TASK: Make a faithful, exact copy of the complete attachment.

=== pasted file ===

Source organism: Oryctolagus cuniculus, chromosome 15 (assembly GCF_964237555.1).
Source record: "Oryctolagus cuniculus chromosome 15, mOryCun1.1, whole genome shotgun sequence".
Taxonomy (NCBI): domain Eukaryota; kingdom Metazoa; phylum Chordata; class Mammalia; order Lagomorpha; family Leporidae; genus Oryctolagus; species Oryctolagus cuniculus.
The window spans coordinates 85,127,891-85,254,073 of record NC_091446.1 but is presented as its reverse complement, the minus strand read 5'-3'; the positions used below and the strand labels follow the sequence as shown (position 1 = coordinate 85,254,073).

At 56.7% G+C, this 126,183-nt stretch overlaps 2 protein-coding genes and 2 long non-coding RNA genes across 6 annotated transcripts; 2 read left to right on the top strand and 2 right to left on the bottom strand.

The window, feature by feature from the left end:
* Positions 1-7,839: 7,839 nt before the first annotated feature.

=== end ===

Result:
Source organism: Oryctolagus cuniculus, chromosome 15 (assembly GCF_964237555.1).
Source record: "Oryctolagus cuniculus chromosome 15, mOryCun1.1, whole genome shotgun sequence".
Taxonomy (NCBI): domain Eukaryota; kingdom Metazoa; phylum Chordata; class Mammalia; order Lagomorpha; family Leporidae; genus Oryctolagus; species Oryctolagus cuniculus.
The window spans coordinates 85,127,891-85,254,073 of record NC_091446.1 but is presented as its reverse complement, the minus strand read 5'-3'; the positions used below and the strand labels follow the sequence as shown (position 1 = coordinate 85,254,073).

At 56.7% G+C, this 126,183-nt stretch overlaps 2 protein-coding genes and 2 long non-coding RNA genes across 6 annotated transcripts; 2 read left to right on the top strand and 2 right to left on the bottom strand.

The window, feature by feature from the left end:
* Positions 1-7,839: 7,839 nt before the first annotated feature.